If only everything in life was so predictable, right? One thing I can predict, are posts about the actual food we had at Food Night (imagine that!). Coming shortly, to a computer near you.
One last wine note, I promise. The 2005 Chateau De Fieuzal Bordeaux. Robert Parker gave it a somewhat modest 90 points, but his description of the wine was too tempting to pass up; smoke, black truffles, crushed rock (?), fresh mushrooms and cassis. And it was tremendous, but we got more dried fruits out of it than earthy notes. And actually, Parker's review of the wine a year before he wrote the above tasting notes indicated notes of plum and fig, which was totally on the mark with what we experienced. Note that this wine is quite closed down, and we actually opened it the night before Food Night, poured it into a decanter, poured it back into the bottle and then let is sit overnight. Then about 6 hours before we drank it, I poured it back and fourth from decanter to bottle a few more times, and let it sit in the decanter for the remaining time before consumption. I did sneak a sample of it before decanting, and the acids were sky high, but calmed down after the decanting process. This stuff can be had for under $50 as well, and is a great bargain in my opinion at that price.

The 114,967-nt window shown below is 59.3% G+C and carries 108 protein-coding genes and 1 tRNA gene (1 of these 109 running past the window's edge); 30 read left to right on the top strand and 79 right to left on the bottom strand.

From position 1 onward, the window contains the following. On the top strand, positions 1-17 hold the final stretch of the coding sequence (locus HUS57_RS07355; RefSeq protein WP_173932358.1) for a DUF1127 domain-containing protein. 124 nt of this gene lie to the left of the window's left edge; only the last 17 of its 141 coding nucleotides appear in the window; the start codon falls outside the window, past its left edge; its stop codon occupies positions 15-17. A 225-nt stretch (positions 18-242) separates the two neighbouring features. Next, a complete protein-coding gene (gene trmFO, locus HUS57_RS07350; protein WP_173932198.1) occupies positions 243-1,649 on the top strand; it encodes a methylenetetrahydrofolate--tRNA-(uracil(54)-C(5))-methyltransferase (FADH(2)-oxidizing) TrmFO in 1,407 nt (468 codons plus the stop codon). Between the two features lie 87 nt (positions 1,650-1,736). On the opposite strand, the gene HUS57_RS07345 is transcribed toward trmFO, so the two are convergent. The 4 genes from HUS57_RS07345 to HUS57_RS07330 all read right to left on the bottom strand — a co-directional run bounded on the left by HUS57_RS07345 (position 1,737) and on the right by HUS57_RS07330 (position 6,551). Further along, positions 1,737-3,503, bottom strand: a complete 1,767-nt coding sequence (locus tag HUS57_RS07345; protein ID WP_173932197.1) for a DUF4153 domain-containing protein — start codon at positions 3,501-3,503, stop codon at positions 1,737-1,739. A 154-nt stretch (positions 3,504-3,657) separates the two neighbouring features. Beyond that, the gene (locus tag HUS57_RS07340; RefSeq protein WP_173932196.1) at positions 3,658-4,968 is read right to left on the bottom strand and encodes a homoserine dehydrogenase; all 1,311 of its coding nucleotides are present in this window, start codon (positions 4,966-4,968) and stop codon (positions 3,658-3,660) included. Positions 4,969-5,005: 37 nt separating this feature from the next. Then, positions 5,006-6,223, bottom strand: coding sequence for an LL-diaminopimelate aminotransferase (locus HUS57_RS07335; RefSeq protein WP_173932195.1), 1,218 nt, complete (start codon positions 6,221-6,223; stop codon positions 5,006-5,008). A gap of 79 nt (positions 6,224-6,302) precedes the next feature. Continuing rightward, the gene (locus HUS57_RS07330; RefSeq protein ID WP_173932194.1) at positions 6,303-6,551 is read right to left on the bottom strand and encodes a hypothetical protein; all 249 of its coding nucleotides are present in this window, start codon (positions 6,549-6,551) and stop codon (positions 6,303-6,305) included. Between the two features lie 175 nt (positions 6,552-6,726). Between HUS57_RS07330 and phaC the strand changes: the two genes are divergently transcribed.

Finally, I have to give an e-shoutout to Alex. The reason these Food Nights are so over the top is because of the wines. When you think about it, that only makes sense. I'm just some dork with an electric stove and a very narrow, modest culinary skillset. On the other hand, these wines we get to drink out of Alex's stash are crafted by truly brilliant winemakers from grapes grown on the best terriors in the world. I say that literally and without exaggeration.
So on behalf of Tyler and Tom, thanks Alex - you really outdid yourself this time.